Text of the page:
ATLANTA — Left-hander Drew Smyly became the first of the 181 free agents to switch teams when he agreed Monday to an $11 million, one-year contract with the Atlanta Braves, who bolstered a rotation that was depleted by injuries and disappointing performances.
The 31-year-old pitched seven games last season for the San Francisco Giants, making five starts. He went 0-1 with a 3.42 ERA.
But the Braves were impressed with his strikeout ratio and an increase in velocity, believing a pitcher who has never won more than nine games or made more than $7 million in a season might be entering the prime of his career.
“This is an upside play, no doubt about it,” general manager Alex Anthopoulos said. “Obviously, we'll find out eight months from now, 10 months from now how it worked out. But we think Drew has tremendous upside. He's only scratched the surface.”
Atlanta was especially impressed with Smyly's four September starts after he returned from a finger injury. He went 18 innings, allowing 13 hits and seven earned runs, with 31 strikeouts and just five walks.
The lefty has abandoned his changeup, Anthopoulos said, focusing on his curveball and cutter.
“We feel like he's just about to really emerge to have the best years of his career,” the GM said. “Once we made that determination, we signed him to a healthy, strong deal. Hopefully all sides will win and he'll have a great year.”
Smyly adds depth and experience to an Atlanta rotation led by Max Fried, who finished fifth in the NL Cy Young Award voting, and rookie sensation Ian Anderson. The Braves also are counting on the return of Mike Soroka, who missed most of this past season with a torn Achilles tendon.
Smyly was born in Gainesville, Georgia, about an hour's drive north of Atlanta, and grew up a Braves fan. He said the team was at the top of his list when he became a free agent.
“They are such a young, energetic team with a ton of talent,” he said. “It's a team that's just built to win. Once I became a free agent, I was interested in the Braves right away. Once they expressed interest in me, it made my decision kind of easy.”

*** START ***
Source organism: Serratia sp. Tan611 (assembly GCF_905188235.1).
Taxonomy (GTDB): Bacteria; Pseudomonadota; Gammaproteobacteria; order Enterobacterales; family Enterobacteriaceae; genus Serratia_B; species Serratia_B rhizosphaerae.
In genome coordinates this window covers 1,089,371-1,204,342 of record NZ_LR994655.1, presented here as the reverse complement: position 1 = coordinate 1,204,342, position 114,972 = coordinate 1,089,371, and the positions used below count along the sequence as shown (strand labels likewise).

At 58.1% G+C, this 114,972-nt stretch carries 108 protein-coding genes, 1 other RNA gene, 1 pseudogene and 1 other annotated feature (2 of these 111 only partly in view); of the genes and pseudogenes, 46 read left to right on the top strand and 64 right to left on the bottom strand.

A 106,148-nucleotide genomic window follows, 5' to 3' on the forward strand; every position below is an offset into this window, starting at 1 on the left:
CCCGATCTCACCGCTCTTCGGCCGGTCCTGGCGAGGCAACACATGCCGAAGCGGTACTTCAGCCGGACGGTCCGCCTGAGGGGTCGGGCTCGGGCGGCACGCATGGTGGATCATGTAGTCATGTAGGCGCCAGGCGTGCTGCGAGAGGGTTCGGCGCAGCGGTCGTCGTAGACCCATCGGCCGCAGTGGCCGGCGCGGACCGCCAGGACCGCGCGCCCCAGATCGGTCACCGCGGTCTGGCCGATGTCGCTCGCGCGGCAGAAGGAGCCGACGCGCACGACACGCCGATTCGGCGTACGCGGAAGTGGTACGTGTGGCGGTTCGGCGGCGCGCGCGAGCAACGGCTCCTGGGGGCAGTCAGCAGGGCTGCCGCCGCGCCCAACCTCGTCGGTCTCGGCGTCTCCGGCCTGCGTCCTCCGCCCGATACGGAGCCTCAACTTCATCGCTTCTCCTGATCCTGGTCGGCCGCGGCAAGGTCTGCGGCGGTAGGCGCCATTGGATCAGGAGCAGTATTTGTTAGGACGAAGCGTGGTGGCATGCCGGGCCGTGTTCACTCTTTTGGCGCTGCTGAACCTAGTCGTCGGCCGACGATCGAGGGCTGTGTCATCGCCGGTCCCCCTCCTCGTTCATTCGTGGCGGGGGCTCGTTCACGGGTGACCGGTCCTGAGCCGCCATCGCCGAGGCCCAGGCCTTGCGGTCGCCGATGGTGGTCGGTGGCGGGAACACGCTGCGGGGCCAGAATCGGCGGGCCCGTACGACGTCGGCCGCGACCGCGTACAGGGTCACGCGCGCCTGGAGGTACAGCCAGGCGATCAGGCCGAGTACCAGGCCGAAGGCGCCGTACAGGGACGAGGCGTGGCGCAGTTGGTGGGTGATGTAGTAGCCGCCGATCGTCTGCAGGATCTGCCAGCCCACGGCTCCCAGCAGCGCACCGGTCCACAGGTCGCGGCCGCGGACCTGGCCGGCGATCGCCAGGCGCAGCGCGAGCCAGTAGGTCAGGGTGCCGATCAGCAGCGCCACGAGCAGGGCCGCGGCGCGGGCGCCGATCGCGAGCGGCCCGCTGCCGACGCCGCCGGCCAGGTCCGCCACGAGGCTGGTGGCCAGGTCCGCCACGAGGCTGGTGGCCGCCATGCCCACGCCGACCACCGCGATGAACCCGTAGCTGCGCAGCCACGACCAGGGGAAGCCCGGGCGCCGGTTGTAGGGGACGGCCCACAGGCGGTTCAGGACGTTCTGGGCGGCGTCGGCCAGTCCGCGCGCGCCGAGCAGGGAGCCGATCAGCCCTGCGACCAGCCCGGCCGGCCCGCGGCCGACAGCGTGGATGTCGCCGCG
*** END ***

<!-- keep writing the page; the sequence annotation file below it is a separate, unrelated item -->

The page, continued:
The Braves hope to get more out of Smyly than they did from Cole Hamels, who signed an $18-million, one-year deal for 2020 that became $6,666,667 prorated during the season shortened by the novel coronavirus. He wound up pitching only one game because of injuries and missed the entire playoffs.
Atlanta also had to deal with former All-Star Mike Foltynewicz suffering a mysterious drop in velocity that resulted in him being farmed out after making only one start.
But two other young pitchers, Kyle Wright and Bryse Wilson, pitched well late in the season and during the playoffs. Anthopoulos is counting on them to continue their development, giving the Braves plenty of pitching options.
“I think we were definitely stronger by the end of the year than we were at the start,” he insisted. “But that said, we always like to have as much depth as we can.”
Despite their starting pitching woes, the Braves won their third straight NL East title and reached the league Championship Series, losing in seven games to the eventual World Series champion Los Angeles Dodgers after squandering a 3-1 lead.
Smyly missed two full seasons after undergoing reconstructive elbow surgery, returning in 2019 to split time between Texas and Philadelphia, He combined to go 4-7 with a 6.24 ERA in 21 starts and 25 appearances overall.
Smyly began his career in Detroit, was traded to the Tampa Bay Rays in 2014 and has bounced around to several teams since his injury. His best season was 2014, when he went 9-10 with 3.24 ERA in 25 starts.
Coming back from his injury, the lefty was released by both the Rangers and the Milwaukee Brewers before a promising return to form last year with the Giants. Most notably, he had 42 strikeouts in 26.1 innings and surrendered just three hits in 36 at-bats (.083) to left-handed hitters.
Smyly has a career record of 35-35 with a 4.13 ERA. He earned a $1,481,481 prorated base salary last season from an original $4 million contract with the Giants, plus roster and performance bonuses.